6 Movies Inspired By Real Life Crimes


These movies were based on true crimes! What were meant to be Hollywood films were actually murders that happened in real life.

6: Bernie

This black comedy film highlights the 1996 murder of 81-year-old millionaire Marjorie Nugent. In it, Jack Black plays Bernie Tiede, a charismatic funeral director from Carthage, Texas who is obsessed with his elderly widowed neighbor. During his interrogation, Bernie stated that his neighbor Marjorie was controlling, & emotionally & verbally abusive towards him, driving him to murder her under a dissociative state brought on by years of sexual abuse from his own past. He killed her by shooting her in the back four times with a .22 caliber rifle. He then proceeded to stuff her dead body inside a freezer then used duct tape to seal it shut. According to the town’s magazine, Nugent’s alienated son, pathologist Rod Nugent, began looking for his mother after she hadn’t been heard from for quite some time. Rod Nugent & his daughter traveled to Marjorie’s home to speak with investigators & declare a missing person. Once at his mother’s residence, they sadly found his mother’s missing body in the freezer enveloped in a white sheet. The police took Bernie in for questioning & he later confessed to shooting her, taking the time to clean the body, then placing the corpse into the freezer. He also admitted to using Marjorie’s wealth to give gifts to a couple male friends of his. Bernie Tiede was sentenced to 50 years in prison for his unprecedented acts.

5: Alpha dog

Alpha Dog, starring Justin Timberlake, is based on the true story of Jesse James Hollywood, a drug dealer responsible for several kidnappings in an attempt to get his drug money back. But as the kidnapping developed, things took a wrong turn. It retold the story behind the murder of Nicholas Markowitz in 2000, which occurred due to a feud between Jesse James Hollywood & his half-brother Benjamin Markowitz. Benjamin owed Hollywood $1,200 worth of drugs. As such, his stepbrother Nicholas Markowitz was kidnapped & held ransom for the debt. Hollywood left Nicholas under the watch of his friends in Santa Barbara as he went to Los Angeles to talk to Benjamin about the money. It was at this point that Nicholas met some of Hollywood’s friends & even attended several parties with them. A reported 32 people knew Nicholas was kidnapped, but witnesses at the parties did not think of his appearance as a kidnapping, as Nicholas & Hollywood’s friends looked comfortable & safe. Hollywood then called another member of his gang who owed him money as well named Ryan Hoyt after learning of the consequences he could face for kidnapping. Under Hollywood’s command, Ryan proceeded to murder Nicholas in the Santa Ynez Mountain Valley with a semi-automatic weapon given to him by Hollywood himself. Jesse James Hollywood then went on the run for five years & even made it on the FBI’s most wanted list. He was eventually arrested in Brazil & in 2009 & was charged with kidnapping & first-degree murder. He was sentenced to life in prison without the possibility of parole. Ryan Hoyt was also charged with first-degree murder & was last known to be on death row. Additionally, an $11.2 million civil lawsuit was won by the Markowitz family in 2003 against the kidnappers, killers, & everyone who participated in the murder.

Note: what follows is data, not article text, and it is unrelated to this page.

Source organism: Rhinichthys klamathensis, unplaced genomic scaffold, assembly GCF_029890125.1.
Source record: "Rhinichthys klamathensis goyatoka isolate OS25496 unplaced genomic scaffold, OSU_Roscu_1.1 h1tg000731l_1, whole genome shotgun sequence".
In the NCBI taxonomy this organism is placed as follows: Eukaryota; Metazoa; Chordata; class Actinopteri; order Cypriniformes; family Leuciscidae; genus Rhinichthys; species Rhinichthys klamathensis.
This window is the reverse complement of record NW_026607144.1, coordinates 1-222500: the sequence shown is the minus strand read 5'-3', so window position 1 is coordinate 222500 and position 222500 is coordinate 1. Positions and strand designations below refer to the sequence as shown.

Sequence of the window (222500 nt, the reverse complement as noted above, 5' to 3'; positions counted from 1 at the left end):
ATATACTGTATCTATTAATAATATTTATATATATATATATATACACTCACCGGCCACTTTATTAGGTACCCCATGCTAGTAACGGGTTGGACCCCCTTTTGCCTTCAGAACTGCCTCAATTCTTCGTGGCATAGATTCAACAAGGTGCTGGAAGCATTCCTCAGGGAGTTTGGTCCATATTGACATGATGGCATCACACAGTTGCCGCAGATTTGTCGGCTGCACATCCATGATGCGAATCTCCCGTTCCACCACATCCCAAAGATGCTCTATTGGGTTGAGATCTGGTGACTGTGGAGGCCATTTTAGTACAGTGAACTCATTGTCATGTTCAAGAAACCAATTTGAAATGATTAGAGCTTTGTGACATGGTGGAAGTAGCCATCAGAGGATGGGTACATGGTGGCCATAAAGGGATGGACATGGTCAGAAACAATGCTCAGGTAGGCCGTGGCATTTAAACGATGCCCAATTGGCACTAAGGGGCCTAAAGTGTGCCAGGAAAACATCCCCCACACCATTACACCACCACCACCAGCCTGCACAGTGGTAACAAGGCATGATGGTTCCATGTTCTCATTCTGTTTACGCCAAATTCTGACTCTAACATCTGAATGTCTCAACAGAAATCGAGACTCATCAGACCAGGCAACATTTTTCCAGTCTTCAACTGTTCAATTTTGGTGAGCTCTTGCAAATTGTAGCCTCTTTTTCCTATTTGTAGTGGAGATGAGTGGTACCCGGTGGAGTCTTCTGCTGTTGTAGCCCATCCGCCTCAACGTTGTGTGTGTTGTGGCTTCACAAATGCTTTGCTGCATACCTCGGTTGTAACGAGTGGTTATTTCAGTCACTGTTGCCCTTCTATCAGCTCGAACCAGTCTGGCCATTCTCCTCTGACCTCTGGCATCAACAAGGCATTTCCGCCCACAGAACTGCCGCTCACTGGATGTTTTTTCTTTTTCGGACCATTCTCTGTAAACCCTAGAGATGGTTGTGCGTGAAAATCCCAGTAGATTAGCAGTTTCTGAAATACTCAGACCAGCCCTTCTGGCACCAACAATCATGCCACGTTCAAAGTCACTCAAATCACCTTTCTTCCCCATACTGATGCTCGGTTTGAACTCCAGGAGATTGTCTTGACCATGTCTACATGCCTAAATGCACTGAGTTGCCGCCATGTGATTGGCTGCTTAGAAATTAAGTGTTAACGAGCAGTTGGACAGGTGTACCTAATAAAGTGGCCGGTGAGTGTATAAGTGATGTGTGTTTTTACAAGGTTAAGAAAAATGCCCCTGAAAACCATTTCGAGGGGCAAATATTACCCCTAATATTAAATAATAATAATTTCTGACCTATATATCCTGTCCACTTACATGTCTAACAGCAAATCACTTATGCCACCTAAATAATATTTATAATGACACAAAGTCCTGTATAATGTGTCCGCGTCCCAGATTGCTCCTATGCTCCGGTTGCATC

4: The Wolf of Wall Street